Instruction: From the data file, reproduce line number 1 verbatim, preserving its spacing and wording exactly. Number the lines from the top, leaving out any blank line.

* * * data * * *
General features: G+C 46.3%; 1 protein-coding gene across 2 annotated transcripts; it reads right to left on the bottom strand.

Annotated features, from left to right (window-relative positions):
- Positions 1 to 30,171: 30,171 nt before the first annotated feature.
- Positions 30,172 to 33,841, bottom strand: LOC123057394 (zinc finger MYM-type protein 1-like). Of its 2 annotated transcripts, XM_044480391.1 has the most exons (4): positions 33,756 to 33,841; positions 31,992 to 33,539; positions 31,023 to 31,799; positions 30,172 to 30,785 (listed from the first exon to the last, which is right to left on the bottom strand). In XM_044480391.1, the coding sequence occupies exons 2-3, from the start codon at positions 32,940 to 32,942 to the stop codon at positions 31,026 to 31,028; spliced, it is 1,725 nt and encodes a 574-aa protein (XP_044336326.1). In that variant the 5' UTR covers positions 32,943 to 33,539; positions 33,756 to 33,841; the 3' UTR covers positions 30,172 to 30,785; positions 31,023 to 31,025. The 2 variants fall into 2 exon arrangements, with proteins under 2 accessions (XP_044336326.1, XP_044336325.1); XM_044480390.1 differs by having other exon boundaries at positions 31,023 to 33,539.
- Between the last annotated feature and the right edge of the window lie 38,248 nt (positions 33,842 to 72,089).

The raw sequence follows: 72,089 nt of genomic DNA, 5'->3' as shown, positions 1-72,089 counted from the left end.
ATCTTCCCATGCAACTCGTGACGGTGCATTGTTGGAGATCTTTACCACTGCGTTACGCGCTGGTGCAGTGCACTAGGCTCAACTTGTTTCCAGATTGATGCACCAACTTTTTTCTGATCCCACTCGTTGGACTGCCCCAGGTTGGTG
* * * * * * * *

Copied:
General features: G+C 46.3%; 1 protein-coding gene across 2 annotated transcripts; it reads right to left on the bottom strand.